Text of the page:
“A Trip Down Memory Lane!”

My job started out simply. Pick up the phone, dial the number in question from the phone book, ask to speak to the person listed, and follow the approved script that was provided. It was 1988, Winnipeg.

I was trained in all aspects of fundraising management. I was being groomed for greater things.

Suddenly, a few years had passed. It was in the early 1990s.

I had proven myself to my regional boss and was given a raise and a new temporary job—regional manager for the Saskatchewan fundraising operations for my employer.

It all seemed so simple. I was being promoted into a term position and was essentially being rewarded for my efforts.

The catch? I was going to lose my job within the month, like almost everyone else. Simple. I had to prove myself!

What wasn’t simple was that the company was restructuring, replacing salespeople with computers. Innovation improves the bottom line in all directions but not for many of us employees.

I had accepted a temporary transfer to Brandon’s new call centre, subject to my job performance in Saskatchewan.

I had found out that the chief executive officer of the company had expressed interest in my availability and was prepared to offer me an entry-level position with the event arm of the company based out of Toronto.

I had to close both the Regina and Saskatoon offices within the month and without delay. The catch? Avoid lawsuits, and settle with employees, clients, and vendors for lack of notice.

My life as a corporate “puppet on a string” had officially began.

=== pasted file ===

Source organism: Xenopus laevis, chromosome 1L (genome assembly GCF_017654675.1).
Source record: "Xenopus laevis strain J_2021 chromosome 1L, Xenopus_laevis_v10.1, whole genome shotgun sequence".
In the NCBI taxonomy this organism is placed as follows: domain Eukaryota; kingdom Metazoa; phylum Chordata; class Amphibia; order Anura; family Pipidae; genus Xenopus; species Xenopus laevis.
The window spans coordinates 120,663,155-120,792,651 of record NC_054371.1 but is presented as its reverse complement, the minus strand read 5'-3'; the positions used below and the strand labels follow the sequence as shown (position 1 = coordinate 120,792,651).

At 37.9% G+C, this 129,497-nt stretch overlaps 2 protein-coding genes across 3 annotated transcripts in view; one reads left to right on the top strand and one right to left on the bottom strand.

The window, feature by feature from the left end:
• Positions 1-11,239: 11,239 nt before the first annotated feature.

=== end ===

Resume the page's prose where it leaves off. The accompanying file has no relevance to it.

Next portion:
There was no set guide for closing down an office; I had to work my magic.

My first call was to the landlords cancelling our leases, followed by a call to our courier service extending their contract for several years.

I then called our newspapers, cancelled our job ads and posted an ad giving notice to all of our new call centre taking over by the date management provided.

I then contacted all our clients and advised them of my interim promotion and its temporary nature.

The first casualty was firing both trainers. I changed our address on all our post office boxes. Cancelled our utilities, transferred our phone lines, the works.

Canada Post picked up their postage machine and packing began. I even sold our office furniture prior to closing.

I called a meeting for all my employees at the same time and announced the creation of our Call Centre in Brandon. Offered transfers to those who proved their worth and gave two weeks notice to everyone.


No litigation. All was handled. My magic was working!

I repeated the same performance in Saskatoon successfully.

I had passed their tests and was given a new job and title: “operations” manager for events.

On with the show!